Vital Signs: Use of Recommended Health Care Measures to Prevent Selected Complications of Sickle Cell Anemia in Children and Adolescents--Selected U.S. States, 2019.

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From: Morbidity and Mortality Weekly Report(Vol. 71, Issue 39)
Publisher: U.S. Government Printing Office
Document Type: Article
Length: 3,558 words
Lexile Measure: 1600L

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Abstract :

Introduction: Sickle cell disease (SCD), a group of inherited blood cell disorders that primarily affects Black or African American persons, is associated with severe complications and a 20-year reduction in life expectancy. In 2014, an expert panel convened by the National Heart, Lung, and Blood Institute issued recommendations to prevent or reduce complications in children and adolescents with the most severe SCD subtypes, known as sickle cell anemia (SCA); recommendations included 1) annual screening of children and adolescents aged 2--16 years with transcranial Doppler (TCD) ultrasound to identify those at risk for stroke and 2) offering hydroxyurea therapy to children and adolescents aged [greater than or equal to]9 months to reduce the risk for several life-threatening complications. Methods: Data from the IBM MarketScan Multi-State Medicaid Database were analyzed. TCD screening and hydroxyurea use were examined for 3,352 children and adolescents with SCA aged 2-16 years and continuously enrolled in Medicaid during 2019. Percentage change during 2014-2019 and variation by health subgroups were assessed. Analyses were stratified by age. Results: During 2014-2019, TCD screening increased 27% among children and adolescents aged 10-16 years; hydroxyurea use increased 27% among children aged 2-9 years and 23% among children and adolescents aged 10-16 years. However, in 2019, only 47% and 38% of children and adolescents aged 2-9 and 10-16 years, respectively, had received TCD screening and 38% and 53% of children and adolescents aged 2-9 years and 10-16 years, respectively, used hydroxyurea. For both prevention strategies, usage was highest among children and adolescents with high levels of health care utilization and evidence of previous complications indicative of severe disease. Conclusion and Implications for Public Health Practice: Despite increases since 2014, TCD screening and hydroxyurea use remain low among children and adolescents with SCA. Health care providers should implement quality care strategies within their clinics and partner with patients, families, and community-based organizations to address barriers to delivering and receiving recommended care.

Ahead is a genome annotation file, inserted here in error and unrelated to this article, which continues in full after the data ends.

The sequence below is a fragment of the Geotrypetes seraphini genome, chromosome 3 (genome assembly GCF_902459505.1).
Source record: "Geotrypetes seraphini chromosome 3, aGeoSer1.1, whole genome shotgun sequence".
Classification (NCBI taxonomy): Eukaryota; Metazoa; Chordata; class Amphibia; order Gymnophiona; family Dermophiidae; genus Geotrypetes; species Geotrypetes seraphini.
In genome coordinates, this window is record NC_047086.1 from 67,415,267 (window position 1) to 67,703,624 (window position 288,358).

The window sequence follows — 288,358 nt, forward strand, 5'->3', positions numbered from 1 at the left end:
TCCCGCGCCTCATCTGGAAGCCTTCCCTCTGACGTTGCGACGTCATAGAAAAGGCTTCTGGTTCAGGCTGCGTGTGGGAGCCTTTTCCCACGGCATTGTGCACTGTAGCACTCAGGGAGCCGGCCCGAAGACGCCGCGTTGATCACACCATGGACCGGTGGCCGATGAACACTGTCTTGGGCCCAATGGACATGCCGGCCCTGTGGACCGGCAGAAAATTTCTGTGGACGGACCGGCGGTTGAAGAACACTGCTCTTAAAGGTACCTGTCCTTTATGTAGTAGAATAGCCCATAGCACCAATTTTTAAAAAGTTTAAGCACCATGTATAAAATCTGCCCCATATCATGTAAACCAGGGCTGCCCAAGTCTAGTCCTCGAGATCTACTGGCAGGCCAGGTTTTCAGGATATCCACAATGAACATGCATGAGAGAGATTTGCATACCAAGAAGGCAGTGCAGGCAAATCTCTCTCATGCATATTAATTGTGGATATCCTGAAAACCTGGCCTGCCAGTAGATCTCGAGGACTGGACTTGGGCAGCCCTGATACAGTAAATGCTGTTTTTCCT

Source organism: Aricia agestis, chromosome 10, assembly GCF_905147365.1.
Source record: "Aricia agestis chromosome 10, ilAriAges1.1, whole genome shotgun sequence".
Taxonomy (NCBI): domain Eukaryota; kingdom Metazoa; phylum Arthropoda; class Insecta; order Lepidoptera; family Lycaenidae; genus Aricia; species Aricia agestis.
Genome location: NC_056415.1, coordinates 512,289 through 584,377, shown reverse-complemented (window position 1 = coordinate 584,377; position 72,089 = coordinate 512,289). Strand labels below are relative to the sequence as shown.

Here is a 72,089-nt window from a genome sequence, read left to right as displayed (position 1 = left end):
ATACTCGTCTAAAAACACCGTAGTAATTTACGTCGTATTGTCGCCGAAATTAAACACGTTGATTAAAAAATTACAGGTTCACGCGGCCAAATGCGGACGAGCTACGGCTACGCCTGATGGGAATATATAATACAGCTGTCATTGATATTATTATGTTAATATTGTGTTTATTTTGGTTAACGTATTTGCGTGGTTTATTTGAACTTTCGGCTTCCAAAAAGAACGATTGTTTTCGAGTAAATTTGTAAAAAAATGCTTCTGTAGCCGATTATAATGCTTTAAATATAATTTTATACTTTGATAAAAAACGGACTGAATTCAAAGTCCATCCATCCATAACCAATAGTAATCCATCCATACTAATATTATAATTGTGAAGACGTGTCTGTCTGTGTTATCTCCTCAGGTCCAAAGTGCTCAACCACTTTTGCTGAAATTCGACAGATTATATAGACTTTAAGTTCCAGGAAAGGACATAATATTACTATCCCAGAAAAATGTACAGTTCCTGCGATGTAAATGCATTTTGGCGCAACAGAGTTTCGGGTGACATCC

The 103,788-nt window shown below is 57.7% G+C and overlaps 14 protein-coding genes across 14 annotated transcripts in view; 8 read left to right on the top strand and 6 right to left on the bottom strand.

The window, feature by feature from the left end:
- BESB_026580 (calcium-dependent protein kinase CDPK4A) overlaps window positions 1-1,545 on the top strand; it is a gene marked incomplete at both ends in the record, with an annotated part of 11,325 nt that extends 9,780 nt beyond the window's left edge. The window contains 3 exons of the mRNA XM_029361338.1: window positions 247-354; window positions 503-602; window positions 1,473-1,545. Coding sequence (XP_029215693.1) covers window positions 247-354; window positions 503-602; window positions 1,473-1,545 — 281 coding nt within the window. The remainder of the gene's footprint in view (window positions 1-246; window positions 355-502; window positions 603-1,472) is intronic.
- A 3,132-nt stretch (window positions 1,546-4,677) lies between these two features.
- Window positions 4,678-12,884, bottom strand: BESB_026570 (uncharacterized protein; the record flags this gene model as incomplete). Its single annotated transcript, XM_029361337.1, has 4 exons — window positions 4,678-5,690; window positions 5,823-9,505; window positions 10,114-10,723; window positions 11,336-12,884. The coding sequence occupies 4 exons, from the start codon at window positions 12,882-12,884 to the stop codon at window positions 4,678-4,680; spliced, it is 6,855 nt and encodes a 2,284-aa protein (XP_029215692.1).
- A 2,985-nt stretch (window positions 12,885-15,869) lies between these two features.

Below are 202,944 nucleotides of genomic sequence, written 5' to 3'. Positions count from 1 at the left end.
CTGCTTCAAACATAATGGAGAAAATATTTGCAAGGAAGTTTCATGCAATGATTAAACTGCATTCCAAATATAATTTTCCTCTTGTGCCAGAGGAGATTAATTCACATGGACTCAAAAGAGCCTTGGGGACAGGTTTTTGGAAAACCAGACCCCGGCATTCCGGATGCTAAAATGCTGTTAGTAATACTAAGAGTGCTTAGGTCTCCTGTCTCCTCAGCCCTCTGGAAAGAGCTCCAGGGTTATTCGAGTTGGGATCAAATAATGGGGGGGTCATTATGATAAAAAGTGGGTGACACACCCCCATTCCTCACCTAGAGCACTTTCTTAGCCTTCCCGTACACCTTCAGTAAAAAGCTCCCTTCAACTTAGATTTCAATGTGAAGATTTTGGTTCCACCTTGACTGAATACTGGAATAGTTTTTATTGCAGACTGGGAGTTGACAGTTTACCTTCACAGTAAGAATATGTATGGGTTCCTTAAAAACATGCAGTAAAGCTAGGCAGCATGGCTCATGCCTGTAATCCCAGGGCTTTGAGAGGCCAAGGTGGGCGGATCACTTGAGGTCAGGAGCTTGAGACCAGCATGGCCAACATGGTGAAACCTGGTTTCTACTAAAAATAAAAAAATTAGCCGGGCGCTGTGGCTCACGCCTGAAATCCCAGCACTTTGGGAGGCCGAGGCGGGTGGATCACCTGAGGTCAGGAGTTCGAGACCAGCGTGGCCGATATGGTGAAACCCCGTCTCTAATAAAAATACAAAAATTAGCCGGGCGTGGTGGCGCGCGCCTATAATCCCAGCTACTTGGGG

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Gale Document Number: GALE|A721207759